As we approach the centennial anniversary of the murder of Tsar Nicholas II and his family, it was interesting –a little while back- to notice that Nicholas II was leading in an internet poll, in which millions voted, for the title Greatest Russian of All Time, narrowly ahead of Stalin! What does that tell us about the conflicting mentalities of Russians today?
Since the fall of the Soviet Union, the restoration of the monarchy has become a conceivable solution to the troubled question of constitutional authority in Russia. The thousands who sported Imperial insignia in recent parades testify to an enduring loyalty to a monarchic ideal. The Putin settlement may not be for ever. A restoration is not helped, however, by elements of the extended Romanov family and their supporters who contest the Grand Duchess Maria’s claim and, by extension, that of her son the Grand Duke George. The discussion at http://chivalricorders.com could have considerable geopolitical relevance in the future. The restoration of the tsardom would be a possible outcome for a still troubled Russia which is in a state of constitutional limbo.
Fair enough? But I’d have thought it almost verifiable fact that the Romanovs were the most misguided and bigoted ruling house in modern history. As was said (I think by Stalin) the Bolsheviks should have erected a statue to Nicholas II to acknowledge his role in bringing about the revolution!
But “Greatest Russian of all time”? A choice between Nicholas or Stalin? Why not between Rasputin and Gorbachev?
Alexander Lyubimov, the TV producer of the contest, said at the time of the show: “There will be very negative opinions presented when we are discussing Lenin and Stalin. In my opinion these guys don’t have a chance to win because they do not relate to the lives of modern Russians.”
The Communist Party of St Petersburg determined to prove him wrong, believing that victory might revive the cult of Stalin and help to elevate the atheist dictator to sainthood! (I’m sure he’d have appreciated the irony).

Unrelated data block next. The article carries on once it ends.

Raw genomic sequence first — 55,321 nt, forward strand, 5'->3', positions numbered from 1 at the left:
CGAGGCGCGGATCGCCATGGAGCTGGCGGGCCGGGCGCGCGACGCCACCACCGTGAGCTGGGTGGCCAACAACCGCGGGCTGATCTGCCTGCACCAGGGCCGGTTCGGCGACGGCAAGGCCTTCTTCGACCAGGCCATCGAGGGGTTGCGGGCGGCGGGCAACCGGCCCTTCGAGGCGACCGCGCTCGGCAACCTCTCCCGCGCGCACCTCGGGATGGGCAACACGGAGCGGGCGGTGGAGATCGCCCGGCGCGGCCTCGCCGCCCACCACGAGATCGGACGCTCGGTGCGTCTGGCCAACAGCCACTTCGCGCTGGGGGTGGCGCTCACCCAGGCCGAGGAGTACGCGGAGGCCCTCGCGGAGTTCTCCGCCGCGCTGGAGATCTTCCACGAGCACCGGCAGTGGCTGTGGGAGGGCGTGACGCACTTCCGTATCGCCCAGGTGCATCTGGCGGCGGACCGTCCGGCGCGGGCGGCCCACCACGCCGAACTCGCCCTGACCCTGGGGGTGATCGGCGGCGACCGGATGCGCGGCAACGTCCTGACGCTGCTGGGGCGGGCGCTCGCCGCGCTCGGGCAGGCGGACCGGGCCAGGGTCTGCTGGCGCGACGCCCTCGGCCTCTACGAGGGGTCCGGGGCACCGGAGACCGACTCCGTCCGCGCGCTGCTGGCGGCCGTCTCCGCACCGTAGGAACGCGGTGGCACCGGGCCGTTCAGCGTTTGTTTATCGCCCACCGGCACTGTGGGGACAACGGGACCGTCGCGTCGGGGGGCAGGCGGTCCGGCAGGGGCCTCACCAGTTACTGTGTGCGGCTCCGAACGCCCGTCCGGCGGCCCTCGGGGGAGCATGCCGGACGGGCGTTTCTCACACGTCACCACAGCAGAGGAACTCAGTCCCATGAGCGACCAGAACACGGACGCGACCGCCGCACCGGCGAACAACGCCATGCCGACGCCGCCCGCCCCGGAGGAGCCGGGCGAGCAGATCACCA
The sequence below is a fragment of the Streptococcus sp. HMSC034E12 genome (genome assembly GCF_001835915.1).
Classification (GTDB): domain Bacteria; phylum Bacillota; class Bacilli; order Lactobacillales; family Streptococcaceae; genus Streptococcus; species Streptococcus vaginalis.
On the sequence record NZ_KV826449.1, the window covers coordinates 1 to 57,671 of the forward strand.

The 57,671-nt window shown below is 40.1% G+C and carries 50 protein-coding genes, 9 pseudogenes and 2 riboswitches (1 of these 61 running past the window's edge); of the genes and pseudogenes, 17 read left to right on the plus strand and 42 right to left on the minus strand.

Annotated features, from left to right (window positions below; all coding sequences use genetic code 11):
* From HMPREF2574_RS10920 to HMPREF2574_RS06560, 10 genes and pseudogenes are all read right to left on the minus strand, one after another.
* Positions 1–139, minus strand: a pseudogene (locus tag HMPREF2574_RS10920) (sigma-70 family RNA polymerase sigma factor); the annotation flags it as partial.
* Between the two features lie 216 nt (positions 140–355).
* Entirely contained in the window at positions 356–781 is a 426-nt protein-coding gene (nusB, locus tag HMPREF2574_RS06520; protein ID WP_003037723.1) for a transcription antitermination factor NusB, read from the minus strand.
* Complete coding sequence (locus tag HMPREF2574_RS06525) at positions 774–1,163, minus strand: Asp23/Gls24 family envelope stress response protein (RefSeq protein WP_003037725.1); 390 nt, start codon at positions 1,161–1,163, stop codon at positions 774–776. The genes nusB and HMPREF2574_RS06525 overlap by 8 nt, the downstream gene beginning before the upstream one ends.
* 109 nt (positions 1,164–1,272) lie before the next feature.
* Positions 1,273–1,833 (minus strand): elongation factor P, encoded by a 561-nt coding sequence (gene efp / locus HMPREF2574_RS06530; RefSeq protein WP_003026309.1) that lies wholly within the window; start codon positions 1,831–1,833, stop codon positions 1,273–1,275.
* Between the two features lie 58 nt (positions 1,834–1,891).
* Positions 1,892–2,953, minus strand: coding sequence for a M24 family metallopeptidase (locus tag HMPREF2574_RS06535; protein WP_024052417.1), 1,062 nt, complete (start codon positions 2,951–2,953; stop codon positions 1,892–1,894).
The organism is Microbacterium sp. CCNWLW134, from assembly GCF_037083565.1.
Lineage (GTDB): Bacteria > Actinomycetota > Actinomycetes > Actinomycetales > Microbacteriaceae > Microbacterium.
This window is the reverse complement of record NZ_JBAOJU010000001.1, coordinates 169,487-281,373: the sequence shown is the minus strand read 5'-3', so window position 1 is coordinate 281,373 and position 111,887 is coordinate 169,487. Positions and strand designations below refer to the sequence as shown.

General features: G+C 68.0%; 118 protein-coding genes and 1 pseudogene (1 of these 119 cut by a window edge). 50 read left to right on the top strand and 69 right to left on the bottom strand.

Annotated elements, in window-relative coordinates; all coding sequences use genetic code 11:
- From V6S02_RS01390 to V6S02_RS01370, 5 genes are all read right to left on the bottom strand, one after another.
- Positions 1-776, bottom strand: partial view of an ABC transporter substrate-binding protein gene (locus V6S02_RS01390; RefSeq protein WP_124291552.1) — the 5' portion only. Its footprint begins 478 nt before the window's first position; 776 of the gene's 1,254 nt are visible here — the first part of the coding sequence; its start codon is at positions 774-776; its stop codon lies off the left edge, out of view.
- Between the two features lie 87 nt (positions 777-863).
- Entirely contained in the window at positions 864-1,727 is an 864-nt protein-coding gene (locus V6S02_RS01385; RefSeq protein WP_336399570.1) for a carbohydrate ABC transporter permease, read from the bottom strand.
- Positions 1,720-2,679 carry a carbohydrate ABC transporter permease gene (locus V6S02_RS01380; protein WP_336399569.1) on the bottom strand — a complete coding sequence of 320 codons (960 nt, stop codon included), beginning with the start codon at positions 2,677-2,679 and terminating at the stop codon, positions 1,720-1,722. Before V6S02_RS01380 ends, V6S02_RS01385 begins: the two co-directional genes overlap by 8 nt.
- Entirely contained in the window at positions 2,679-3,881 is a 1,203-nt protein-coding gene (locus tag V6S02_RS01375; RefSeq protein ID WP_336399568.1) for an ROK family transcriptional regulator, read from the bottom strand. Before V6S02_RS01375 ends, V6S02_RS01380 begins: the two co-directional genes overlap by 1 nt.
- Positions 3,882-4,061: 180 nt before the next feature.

“If he wins, we will ask the Russian Orthodox Church to consider canonising Stalin. Lenin was a Communist for the Church, but Stalin was a real national leader. For us, he is like Napoleon is to the French,” Mr Malinkovich said. “People remember that Stalin didn’t live for himself but for the country and the people. We see this vote as the first sign that there will be memorials to Stalin in Russia again. Of course there were gulags, but they did not have the widespread character that people in the West think. If they existed now, two thirds of bureaucrats would be in jail because they are so corrupt.”
But, apparently there are at least as many Monarchists, determined that Russia’s most significant historical figure should be Nicholas II. It’s really a choice between Russia’s imperial history and its Soviet past, isn’t it?.
Now come one, surely the Orthodox Church was never likely to heed calls to canonise Stalin, who ordered the destruction of thousands of churches after the Bolshevik revolution. Let alone a representative of a regime that in the murder of the Tsar’s family marked the start of atrocities that affected the country for decades. You think?
Well, it was all a storm in a teacup. Amidst loud calls of vote-rigging (understandable, given the openly stated prejudice of the show’s producer), Stalin was edged into third place, Nicholas disappeared and some relatively obscure figure takes top billing.
That’s Russian politics in a nutshell.